4. Unpacking the tarball
You can now mount your cdrom drive and copy over the tarball you want to use. Because tomsrtbt has stripped down versions of your basic utilities, the procedure is a bit different. Replace stage1-ix86-1.4_rc2.tbz2 with the tarball you've chosen to use (the example below is for installation from stage 1 of release 1.4_rc2). You could also download the tarball with wget instead of using the CD. Also note that the cp command below changes the extention on the tarball filename - the version of bzip2 on tomsrtbt complains otherwise. If you are using a boot disk other than tomsrtbt, it probably has more complete versions of bzip2 and tar, so the instructions for untarring are the same as the standard installation instructions.

# cd /mnt/gentoo
# cp /mnt/cdrom/stage1-ix86-1.4_rc2.tbz2 /mnt/gentoo/stage1-ix86-1.4_rc2.tar.bz2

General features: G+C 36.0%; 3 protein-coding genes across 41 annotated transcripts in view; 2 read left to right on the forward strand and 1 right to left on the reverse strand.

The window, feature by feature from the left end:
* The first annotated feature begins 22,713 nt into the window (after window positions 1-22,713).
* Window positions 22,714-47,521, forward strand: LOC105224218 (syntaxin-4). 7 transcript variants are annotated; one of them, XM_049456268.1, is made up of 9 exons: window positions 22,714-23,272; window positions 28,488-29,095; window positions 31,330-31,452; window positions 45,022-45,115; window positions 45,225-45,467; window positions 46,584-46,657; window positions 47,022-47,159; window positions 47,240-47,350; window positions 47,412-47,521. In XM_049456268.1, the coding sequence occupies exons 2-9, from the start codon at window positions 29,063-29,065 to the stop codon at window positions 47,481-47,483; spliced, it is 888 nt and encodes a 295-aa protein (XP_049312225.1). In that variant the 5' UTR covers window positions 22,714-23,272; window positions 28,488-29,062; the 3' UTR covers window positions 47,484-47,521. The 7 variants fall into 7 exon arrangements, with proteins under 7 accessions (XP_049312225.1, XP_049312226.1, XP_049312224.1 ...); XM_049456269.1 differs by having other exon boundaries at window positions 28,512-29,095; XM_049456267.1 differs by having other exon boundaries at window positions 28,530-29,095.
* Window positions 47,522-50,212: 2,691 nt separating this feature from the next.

# bzip2 -d stage1-*.tar.bz2
# tar xvf stage1-*.tar
# chown -R root.root /mnt/gentoo

If you'd like to download the tarball instead of getting it off the CD, try replacing the "cp" command above with the following (use whichever mirror you'd like):

# wget
# mv stage1-ix86-1.4_rc2.tbz2 stage1-ix86-1.4_rc2.tar.bz2

By default, the stripped down tar (actually, a wrapper for pax) on tomsrtbt restores permissions on extracted files (it has no -p option). It also seems to set the user and group ownership of the file to something strange, hence the chown.

You can delete the tarball off your HD at this point if you'd like to tidy things up a bit (or you may want to wait until you've got everything working).

5. Chrooting
This part is slightly different than the CD procedure (/proc must be mounted a bit differently.) It may complain that there is no make.profile, but that's OK - it'll be taken care of in the emerge rsync later on.

# mount -t proc /proc /mnt/gentoo/proc